Civics 101 Brainstorm

What if we put a full court press on educating residents about how their government operates starting with the thing that already gets everyone’s attention: budget (and taxes).

A recurring theme at the top is: “The Government” should do more. My taxes are too high.

Our recent, local experience discussing Adopt-a-drain is a timely example of this sentiment among many who are vocal.

Let’s see what people actually know and get them to learn what they don’t but should.

I bet people in my city would be surprised to learn the basic fact that public education is 56% of our budget in Virginia Beach compared to 44% for everything else, including public works, public utilities, child services, police, parks and recreation, fire, sheriff, and information technology.

We could plan, organize, and host a series of forums and workshops paired with marketing and PSAs where people play live, active roles in setting their budget. We would bring the discussions to the people, not invite the people to come to city hall at 2pm on Tuesday. It could be On the Tables, visits to civic league meetings, high school and college classrooms, club meetings, senior centers, recreation centers, maker spaces, restaurants, breweries, churches… Stop in any Hardee’s early in the morning and you are sure to meeting 4–12 retired military, Vietnam veterans talking politics.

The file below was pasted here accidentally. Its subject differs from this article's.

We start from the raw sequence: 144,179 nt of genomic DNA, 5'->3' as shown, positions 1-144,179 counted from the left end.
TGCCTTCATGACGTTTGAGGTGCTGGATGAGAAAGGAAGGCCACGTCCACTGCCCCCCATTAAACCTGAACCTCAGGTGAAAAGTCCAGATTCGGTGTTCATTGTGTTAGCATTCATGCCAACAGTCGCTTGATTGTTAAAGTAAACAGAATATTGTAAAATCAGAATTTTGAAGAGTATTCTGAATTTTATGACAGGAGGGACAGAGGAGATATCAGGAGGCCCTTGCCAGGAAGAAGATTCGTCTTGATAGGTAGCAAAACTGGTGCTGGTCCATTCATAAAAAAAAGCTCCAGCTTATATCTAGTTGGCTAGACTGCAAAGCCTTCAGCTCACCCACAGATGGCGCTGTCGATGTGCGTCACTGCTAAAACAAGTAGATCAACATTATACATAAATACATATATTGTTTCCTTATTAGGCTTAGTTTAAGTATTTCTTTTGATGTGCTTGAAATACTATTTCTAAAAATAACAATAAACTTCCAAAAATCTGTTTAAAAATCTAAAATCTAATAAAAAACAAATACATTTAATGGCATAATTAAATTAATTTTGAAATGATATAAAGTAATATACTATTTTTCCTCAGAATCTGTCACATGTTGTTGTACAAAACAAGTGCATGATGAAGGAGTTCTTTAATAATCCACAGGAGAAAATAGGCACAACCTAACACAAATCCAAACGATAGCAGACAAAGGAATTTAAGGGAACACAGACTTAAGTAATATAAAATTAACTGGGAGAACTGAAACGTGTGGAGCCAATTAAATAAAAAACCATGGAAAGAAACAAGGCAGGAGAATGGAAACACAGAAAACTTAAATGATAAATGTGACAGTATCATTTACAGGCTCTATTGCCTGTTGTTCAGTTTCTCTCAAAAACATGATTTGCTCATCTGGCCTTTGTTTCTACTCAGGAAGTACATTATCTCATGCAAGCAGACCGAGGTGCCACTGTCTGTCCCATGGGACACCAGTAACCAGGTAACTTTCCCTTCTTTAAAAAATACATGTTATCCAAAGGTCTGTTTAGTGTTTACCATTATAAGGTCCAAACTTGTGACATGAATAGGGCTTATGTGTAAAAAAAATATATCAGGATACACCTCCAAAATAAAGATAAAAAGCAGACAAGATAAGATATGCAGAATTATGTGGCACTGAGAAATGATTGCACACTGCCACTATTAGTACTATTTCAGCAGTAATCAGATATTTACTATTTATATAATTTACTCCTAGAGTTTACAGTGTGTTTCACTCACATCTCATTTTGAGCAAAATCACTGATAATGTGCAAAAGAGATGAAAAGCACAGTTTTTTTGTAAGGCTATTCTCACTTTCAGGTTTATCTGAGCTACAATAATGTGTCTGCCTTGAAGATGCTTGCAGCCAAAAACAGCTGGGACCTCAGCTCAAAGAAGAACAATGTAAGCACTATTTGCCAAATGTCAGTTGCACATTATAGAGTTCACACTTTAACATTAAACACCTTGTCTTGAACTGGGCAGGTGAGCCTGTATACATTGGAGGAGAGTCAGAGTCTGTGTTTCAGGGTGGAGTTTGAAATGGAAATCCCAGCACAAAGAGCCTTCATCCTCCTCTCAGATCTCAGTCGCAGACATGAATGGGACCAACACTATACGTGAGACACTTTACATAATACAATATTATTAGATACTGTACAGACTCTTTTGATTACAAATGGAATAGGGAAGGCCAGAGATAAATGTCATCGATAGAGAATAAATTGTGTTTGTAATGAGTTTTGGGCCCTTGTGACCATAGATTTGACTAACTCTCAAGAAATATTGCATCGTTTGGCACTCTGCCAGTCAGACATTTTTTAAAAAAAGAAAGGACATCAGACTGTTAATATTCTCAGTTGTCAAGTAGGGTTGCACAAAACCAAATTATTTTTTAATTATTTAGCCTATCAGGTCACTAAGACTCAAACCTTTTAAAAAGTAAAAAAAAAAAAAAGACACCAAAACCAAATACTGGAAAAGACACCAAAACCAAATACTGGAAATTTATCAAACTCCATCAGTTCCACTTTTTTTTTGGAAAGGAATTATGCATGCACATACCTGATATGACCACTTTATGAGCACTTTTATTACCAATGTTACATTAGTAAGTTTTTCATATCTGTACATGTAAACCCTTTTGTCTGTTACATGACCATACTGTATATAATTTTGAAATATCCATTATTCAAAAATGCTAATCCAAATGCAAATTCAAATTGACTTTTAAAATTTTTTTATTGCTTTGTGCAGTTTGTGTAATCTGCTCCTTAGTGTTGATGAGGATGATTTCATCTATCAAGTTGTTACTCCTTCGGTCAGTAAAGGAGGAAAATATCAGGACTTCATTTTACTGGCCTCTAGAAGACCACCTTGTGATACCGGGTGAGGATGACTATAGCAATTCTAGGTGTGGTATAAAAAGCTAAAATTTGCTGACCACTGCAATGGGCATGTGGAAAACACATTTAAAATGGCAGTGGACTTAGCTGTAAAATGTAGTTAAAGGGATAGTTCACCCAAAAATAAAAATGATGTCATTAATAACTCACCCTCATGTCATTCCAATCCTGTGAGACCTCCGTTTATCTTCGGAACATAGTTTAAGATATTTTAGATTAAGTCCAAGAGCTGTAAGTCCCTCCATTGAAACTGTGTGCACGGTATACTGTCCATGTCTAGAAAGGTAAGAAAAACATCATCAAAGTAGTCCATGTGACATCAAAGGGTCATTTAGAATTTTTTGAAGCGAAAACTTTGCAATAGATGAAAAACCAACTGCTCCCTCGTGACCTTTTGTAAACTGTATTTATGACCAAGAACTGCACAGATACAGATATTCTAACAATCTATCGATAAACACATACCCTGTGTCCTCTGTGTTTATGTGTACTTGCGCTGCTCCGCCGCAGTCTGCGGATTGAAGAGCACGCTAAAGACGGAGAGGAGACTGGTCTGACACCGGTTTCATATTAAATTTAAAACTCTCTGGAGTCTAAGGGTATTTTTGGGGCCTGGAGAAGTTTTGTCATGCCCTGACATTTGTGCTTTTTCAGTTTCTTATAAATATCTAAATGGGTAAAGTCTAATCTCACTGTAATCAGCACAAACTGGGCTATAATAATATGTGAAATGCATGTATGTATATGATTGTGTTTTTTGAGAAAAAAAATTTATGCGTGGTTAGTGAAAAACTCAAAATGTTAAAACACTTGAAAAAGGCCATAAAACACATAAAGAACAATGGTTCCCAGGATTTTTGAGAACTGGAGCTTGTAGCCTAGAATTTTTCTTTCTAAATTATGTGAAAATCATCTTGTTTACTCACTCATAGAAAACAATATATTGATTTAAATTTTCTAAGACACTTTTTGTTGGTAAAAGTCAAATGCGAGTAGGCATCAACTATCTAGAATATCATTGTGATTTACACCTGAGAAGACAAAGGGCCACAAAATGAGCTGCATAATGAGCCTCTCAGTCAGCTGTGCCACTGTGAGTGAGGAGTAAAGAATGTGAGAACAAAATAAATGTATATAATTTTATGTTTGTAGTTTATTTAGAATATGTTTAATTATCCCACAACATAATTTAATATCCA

budgetdata.vbgov.com

City of Virginia Beach already has all the tools for this. I’m not sure how much civic tech City of Norfolk is adopting beyond the Socrata open data portal and Peak Democracy. The other piece is Balancing Act.

It’s a brainstorm. What do you think? I could poll on it in NextDoor and Facebook.

UPDATE: a friend raised the topic of participatory budgeting. Participatory budgeting is a movement and practice unto itself and not what I mean here. What I mean is closer to public education. As many pointed out in their responses to adopt-a-drain, electing representatives and paying taxes earns the right to criticize and expect better from others. Criticism and expectation aren’t mutually exclusive from participation, however, and both could benefit from better education.

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